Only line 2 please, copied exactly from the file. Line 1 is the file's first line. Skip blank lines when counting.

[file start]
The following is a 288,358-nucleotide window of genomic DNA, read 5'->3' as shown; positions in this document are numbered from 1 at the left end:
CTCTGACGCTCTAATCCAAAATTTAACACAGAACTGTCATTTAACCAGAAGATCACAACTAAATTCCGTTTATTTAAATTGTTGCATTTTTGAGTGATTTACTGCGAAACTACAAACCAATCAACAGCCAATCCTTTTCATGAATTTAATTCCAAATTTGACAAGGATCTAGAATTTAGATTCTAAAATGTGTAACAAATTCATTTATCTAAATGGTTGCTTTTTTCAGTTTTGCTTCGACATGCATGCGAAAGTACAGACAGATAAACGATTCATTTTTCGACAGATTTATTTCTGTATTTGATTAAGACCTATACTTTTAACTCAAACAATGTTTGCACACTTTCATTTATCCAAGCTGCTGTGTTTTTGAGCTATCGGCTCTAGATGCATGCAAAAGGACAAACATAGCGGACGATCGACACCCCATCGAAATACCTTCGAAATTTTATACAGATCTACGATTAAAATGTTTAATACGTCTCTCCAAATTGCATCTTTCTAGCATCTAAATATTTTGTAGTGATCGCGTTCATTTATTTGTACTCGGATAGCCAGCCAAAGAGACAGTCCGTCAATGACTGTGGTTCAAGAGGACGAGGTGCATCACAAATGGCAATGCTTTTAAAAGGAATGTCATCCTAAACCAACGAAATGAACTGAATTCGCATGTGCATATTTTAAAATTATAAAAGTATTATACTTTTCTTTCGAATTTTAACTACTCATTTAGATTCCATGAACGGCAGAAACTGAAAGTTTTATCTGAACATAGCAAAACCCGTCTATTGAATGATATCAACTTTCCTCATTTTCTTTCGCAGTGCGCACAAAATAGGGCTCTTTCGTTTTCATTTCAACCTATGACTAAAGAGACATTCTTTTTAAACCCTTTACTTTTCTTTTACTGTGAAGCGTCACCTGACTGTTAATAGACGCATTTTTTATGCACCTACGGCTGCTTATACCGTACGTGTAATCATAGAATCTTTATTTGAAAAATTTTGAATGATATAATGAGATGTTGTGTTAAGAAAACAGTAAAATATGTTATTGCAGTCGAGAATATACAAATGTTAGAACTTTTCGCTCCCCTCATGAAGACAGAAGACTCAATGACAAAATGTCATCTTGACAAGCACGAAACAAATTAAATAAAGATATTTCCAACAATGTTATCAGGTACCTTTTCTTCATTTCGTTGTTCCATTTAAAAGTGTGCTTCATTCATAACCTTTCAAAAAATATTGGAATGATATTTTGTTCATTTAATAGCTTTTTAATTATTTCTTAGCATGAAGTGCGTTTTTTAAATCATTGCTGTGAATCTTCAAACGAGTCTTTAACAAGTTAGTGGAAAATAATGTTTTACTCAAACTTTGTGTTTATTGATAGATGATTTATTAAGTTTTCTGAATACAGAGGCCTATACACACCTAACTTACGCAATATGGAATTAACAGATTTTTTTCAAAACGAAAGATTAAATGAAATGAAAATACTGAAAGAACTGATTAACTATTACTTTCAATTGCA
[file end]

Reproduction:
CTCTGACGCTCTAATCCAAAATTTAACACAGAACTGTCATTTAACCAGAAGATCACAACTAAATTCCGTTTATTTAAATTGTTGCATTTTTGAGTGATTTACTGCGAAACTACAAACCAATCAACAGCCAATCCTTTTCATGAATTTAATTCCAAATTTGACAAGGATCTAGAATTTAGATTCTAAAATGTGTAACAAATTCATTTATCTAAATGGTTGCTTTTTTCAGTTTTGCTTCGACATGCATGCGAAAGTACAGACAGATAAACGATTCATTTTTCGACAGATTTATTTCTGTATTTGATTAAGACCTATACTTTTAACTCAAACAATGTTTGCACACTTTCATTTATCCAAGCTGCTGTGTTTTTGAGCTATCGGCTCTAGATGCATGCAAAAGGACAAACATAGCGGACGATCGACACCCCATCGAAATACCTTCGAAATTTTATACAGATCTACGATTAAAATGTTTAATACGTCTCTCCAAATTGCATCTTTCTAGCATCTAAATATTTTGTAGTGATCGCGTTCATTTATTTGTACTCGGATAGCCAGCCAAAGAGACAGTCCGTCAATGACTGTGGTTCAAGAGGACGAGGTGCATCACAAATGGCAATGCTTTTAAAAGGAATGTCATCCTAAACCAACGAAATGAACTGAATTCGCATGTGCATATTTTAAAATTATAAAAGTATTATACTTTTCTTTCGAATTTTAACTACTCATTTAGATTCCATGAACGGCAGAAACTGAAAGTTTTATCTGAACATAGCAAAACCCGTCTATTGAATGATATCAACTTTCCTCATTTTCTTTCGCAGTGCGCACAAAATAGGGCTCTTTCGTTTTCATTTCAACCTATGACTAAAGAGACATTCTTTTTAAACCCTTTACTTTTCTTTTACTGTGAAGCGTCACCTGACTGTTAATAGACGCATTTTTTATGCACCTACGGCTGCTTATACCGTACGTGTAATCATAGAATCTTTATTTGAAAAATTTTGAATGATATAATGAGATGTTGTGTTAAGAAAACAGTAAAATATGTTATTGCAGTCGAGAATATACAAATGTTAGAACTTTTCGCTCCCCTCATGAAGACAGAAGACTCAATGACAAAATGTCATCTTGACAAGCACGAAACAAATTAAATAAAGATATTTCCAACAATGTTATCAGGTACCTTTTCTTCATTTCGTTGTTCCATTTAAAAGTGTGCTTCATTCATAACCTTTCAAAAAATATTGGAATGATATTTTGTTCATTTAATAGCTTTTTAATTATTTCTTAGCATGAAGTGCGTTTTTTAAATCATTGCTGTGAATCTTCAAACGAGTCTTTAACAAGTTAGTGGAAAATAATGTTTTACTCAAACTTTGTGTTTATTGATAGATGATTTATTAAGTTTTCTGAATACAGAGGCCTATACACACCTAACTTACGCAATATGGAATTAACAGATTTTTTTCAAAACGAAAGATTAAATGAAATGAAAATACTGAAAGAACTGATTAACTATTACTTTCAATTGCA